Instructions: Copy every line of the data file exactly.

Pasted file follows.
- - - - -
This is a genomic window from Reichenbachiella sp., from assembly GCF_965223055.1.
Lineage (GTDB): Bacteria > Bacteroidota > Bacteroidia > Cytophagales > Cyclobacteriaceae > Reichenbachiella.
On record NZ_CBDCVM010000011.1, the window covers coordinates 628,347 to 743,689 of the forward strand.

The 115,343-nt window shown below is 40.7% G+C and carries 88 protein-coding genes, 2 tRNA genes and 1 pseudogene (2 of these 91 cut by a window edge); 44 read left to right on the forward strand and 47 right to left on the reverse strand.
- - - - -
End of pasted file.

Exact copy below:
This is a genomic window from Reichenbachiella sp., from assembly GCF_965223055.1.
Lineage (GTDB): Bacteria > Bacteroidota > Bacteroidia > Cytophagales > Cyclobacteriaceae > Reichenbachiella.
On record NZ_CBDCVM010000011.1, the window covers coordinates 628,347 to 743,689 of the forward strand.

The 115,343-nt window shown below is 40.7% G+C and carries 88 protein-coding genes, 2 tRNA genes and 1 pseudogene (2 of these 91 cut by a window edge); 44 read left to right on the forward strand and 47 right to left on the reverse strand.